9. Tingle.js


Modalities (pop-ups, display ads) continue to thrive as web users look for new and interactive ways to interact with websites, but it's not the only modal on the market that works well. Technically, modals have been around for a long time. For example, when you click to delete something on Facebook, a popup (modal) appears asking you to confirm your action.

Many developers avoided using modals and popups in their designs because they felt it hindered the user experience. But the modal feature, used carefully, can really improve your user experience! Tingle.js might be one of the most beautiful modal jQuery plugins on the market. It follows professional design standards and seamlessly transitions from activating a modal to displaying it to the user.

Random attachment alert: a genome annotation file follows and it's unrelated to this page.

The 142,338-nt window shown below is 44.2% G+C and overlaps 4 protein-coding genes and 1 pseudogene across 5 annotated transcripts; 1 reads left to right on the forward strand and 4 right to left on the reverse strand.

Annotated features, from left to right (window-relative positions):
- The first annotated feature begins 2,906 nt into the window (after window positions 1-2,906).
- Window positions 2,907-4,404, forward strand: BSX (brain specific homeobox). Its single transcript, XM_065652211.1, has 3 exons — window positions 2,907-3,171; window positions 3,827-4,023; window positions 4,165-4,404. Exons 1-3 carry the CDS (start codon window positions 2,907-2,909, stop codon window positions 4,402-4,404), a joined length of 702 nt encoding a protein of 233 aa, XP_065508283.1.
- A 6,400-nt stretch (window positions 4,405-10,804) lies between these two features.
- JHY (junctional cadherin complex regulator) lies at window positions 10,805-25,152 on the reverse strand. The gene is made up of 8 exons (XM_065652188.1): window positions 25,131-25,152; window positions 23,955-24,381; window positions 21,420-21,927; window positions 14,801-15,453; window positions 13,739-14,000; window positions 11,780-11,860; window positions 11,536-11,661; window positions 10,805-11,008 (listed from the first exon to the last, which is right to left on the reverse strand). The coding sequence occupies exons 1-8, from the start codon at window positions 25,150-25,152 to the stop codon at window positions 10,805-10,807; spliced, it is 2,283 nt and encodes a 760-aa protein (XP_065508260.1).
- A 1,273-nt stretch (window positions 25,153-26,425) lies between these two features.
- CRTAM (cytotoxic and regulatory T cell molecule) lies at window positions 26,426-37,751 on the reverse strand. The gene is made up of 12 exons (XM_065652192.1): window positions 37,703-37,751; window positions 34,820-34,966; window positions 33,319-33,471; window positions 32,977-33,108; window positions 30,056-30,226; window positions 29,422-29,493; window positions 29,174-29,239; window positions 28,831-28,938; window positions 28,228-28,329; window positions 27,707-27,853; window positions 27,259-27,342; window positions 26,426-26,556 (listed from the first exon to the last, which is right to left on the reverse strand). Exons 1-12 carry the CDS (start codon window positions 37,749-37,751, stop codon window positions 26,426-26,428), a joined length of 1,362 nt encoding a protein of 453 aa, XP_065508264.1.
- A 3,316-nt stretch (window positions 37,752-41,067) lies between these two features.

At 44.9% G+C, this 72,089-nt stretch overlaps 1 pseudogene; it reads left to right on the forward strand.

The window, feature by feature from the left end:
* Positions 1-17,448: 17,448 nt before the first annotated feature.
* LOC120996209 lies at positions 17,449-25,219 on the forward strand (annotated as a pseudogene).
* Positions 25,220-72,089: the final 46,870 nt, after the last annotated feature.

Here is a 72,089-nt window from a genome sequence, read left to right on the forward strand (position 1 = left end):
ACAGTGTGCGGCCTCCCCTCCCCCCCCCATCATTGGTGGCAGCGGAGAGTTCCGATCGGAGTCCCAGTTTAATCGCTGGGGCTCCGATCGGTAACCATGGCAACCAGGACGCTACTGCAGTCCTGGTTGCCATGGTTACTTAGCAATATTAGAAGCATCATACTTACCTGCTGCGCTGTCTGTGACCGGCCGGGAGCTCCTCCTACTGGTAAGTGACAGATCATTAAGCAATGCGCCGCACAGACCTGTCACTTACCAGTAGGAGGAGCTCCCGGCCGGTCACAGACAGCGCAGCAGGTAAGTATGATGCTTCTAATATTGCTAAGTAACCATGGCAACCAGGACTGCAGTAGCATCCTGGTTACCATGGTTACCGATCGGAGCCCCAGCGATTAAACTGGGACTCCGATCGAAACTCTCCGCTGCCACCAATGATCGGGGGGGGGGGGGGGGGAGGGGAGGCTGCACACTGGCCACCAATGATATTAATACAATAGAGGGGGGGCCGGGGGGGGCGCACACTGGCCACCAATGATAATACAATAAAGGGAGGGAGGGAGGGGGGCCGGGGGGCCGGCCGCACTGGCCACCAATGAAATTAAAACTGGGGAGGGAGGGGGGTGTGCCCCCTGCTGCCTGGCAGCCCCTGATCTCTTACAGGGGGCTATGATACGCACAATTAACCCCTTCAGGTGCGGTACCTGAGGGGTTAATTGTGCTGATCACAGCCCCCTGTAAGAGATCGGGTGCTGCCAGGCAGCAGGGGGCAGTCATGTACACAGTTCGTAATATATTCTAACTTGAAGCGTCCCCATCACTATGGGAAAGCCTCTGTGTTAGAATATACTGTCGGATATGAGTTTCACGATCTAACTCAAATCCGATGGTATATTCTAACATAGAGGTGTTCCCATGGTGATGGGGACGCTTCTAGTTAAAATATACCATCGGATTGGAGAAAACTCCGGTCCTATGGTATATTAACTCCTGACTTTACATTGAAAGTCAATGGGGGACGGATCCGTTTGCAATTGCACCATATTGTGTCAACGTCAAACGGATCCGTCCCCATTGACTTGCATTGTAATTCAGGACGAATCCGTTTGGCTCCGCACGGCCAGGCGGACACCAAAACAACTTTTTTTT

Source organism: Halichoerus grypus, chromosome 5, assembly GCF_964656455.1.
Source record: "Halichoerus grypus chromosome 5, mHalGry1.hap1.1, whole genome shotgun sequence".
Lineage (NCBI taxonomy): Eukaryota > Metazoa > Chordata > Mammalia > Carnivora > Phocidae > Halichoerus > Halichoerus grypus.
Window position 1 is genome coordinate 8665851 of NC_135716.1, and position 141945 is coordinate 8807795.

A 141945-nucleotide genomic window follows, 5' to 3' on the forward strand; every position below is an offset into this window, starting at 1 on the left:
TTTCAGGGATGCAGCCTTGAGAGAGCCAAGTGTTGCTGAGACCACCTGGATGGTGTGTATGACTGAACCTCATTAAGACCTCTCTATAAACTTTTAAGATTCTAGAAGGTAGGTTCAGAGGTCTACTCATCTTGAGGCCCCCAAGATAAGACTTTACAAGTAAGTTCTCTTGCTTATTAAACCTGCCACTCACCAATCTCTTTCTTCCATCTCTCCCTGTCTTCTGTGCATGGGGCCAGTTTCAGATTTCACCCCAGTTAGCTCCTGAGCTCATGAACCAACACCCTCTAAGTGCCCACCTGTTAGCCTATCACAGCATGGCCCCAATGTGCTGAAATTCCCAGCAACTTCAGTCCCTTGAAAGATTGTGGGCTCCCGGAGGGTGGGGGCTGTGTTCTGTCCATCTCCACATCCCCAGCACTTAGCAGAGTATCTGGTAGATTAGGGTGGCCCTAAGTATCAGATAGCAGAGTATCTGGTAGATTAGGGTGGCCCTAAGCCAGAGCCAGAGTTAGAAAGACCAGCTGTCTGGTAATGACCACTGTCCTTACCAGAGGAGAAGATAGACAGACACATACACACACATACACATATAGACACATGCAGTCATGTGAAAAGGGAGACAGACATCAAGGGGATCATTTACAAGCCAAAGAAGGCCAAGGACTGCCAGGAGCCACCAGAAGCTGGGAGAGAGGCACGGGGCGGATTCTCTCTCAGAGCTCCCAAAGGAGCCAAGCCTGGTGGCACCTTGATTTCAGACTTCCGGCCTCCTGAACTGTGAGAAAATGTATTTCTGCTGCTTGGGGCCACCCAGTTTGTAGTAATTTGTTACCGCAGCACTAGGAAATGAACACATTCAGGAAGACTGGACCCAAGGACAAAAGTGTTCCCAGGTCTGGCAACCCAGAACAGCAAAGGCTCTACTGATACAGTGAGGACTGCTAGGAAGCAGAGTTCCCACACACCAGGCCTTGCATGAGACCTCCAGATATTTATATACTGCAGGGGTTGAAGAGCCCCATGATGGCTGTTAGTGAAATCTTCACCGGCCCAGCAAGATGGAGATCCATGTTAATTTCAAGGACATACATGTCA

More interestingly, Tingle.js can be customized to display dynamic content in actual modal, or provide form submissions, content experiences or even galleries in an external popup window. Anyone with previous JavaScript experience can easily turn this jQuery plugin into a pop-up solution for WordPress bloggers.

10. Barba.js


Users have been using AJAX to create seamless user experiences for over a decade, and developers are constantly looking for new ways to combine this technology with the user experience of consuming content.

Barba.js is a jQuery effect that gives your website a smooth page transition effect. You've probably browsed a website in the past where the website offered navigation arrows on both sides of the page (such as Previous and Next Post).

Usually these arrows are hard navigation elements that refresh the page and load a new one when they are clicked, so Barba.js does the same thing but removes the part where the browser has to reload the page and uses PJAX to navigate the page smoothly. on the next page the user wants to see. Such a user interface adds a new dimension to the user experience and may be used much more in the coming years.